Mark: The most astonishing thing for me is they have developed two types of generators. The generators, once manufactured do not rely on any catalytic, chemical reaction or nuclear materials. They should continue to generate for at least 20 years; and testing of the material for the last three years has shown no change in structure or performance. At present, power outputs are low, however voltages are high. The current can be increased by increasing the surface area. They also do not need any temperature differential and do not use EMF as they operate normally in a faraday cage.

Sterling: Have they been independently verified?

Mark: Yes, other companies have tested and verified the results for up to two years; and many other engineers and scientists who have reviewed the data and witnessed demonstrations have confirmed the results. I brought in a science advisor who considered it a major scientific breakthrough. No existing laws of physics are broken, but still some mysteries and questions remain. However the proof of concept devices cannot be argued with.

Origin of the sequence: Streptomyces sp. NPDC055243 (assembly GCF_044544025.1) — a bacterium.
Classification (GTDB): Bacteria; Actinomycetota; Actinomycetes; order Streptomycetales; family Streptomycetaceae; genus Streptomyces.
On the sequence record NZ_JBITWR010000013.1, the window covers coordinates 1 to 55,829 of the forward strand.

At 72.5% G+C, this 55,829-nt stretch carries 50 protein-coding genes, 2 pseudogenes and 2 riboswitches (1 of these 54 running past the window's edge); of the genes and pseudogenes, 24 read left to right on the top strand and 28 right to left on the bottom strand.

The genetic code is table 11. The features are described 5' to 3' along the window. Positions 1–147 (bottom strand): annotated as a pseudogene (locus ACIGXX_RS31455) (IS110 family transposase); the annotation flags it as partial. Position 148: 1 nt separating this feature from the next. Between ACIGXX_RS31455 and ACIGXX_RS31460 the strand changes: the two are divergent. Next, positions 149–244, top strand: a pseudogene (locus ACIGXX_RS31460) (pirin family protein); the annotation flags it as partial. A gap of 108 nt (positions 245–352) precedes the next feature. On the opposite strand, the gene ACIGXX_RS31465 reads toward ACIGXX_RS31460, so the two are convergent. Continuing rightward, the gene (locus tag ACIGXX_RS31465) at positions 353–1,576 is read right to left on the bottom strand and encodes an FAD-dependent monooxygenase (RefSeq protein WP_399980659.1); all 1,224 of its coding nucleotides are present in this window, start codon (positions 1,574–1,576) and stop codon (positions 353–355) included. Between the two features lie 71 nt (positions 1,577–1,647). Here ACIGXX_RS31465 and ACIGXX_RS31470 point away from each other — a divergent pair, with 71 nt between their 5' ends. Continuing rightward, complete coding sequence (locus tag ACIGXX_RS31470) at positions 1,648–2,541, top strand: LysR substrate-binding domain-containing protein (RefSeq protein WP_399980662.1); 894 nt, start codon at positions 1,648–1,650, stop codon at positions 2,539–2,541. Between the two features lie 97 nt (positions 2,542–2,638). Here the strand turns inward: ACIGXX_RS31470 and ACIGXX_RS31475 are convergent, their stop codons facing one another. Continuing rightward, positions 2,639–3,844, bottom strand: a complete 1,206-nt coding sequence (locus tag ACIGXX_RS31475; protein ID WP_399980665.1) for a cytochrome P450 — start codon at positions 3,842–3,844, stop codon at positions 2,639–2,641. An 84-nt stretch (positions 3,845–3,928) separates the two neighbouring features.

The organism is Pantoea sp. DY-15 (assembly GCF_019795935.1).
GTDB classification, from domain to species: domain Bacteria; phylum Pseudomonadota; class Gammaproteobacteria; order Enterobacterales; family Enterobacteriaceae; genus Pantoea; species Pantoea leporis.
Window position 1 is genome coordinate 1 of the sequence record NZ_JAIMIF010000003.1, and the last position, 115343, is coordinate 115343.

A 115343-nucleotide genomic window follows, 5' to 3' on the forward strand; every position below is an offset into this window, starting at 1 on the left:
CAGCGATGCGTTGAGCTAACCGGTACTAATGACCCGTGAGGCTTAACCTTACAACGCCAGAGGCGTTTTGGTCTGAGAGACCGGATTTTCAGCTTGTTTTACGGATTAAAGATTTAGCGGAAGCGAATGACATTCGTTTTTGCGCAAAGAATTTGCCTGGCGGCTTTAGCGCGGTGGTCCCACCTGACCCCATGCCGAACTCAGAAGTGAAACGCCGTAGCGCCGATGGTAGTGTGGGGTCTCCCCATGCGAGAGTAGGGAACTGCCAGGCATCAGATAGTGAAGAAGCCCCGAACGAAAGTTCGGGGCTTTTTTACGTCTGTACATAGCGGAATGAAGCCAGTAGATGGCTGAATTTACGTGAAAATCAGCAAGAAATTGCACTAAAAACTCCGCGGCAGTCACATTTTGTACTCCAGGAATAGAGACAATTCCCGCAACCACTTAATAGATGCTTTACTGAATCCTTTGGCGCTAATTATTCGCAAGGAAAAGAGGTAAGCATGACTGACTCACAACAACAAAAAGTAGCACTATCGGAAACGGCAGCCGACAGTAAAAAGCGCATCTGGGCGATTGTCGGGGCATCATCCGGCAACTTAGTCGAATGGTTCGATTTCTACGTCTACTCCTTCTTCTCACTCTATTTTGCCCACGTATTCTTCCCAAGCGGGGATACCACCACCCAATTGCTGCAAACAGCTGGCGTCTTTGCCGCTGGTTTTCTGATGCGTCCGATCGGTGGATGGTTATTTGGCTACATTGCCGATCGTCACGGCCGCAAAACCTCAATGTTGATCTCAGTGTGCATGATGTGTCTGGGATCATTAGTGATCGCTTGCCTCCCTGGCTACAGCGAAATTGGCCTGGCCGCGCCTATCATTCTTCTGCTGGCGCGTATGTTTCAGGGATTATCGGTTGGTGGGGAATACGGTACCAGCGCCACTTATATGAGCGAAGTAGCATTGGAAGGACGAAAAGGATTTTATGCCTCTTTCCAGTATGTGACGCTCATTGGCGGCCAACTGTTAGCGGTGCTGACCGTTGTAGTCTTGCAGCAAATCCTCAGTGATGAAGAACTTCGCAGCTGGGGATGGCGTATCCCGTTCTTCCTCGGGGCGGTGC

Sterling: How far away are they from commercial production?

Mark: They have mainly focused on understanding the science and experimenting with different processes and materials. The next step is to engineer the process and materials into a form that is ready for manufacturing. They have no intent to become a manufacturer and are happy to license the technology for manufacturing and applications. This will require a fair amount of money and equipment and I am assisting them to identify possible industry partners and investors. With the right support, products could be in production using this technology within 12 months.

Sterling: How would you compare this to the Rossi Cold Fusion System?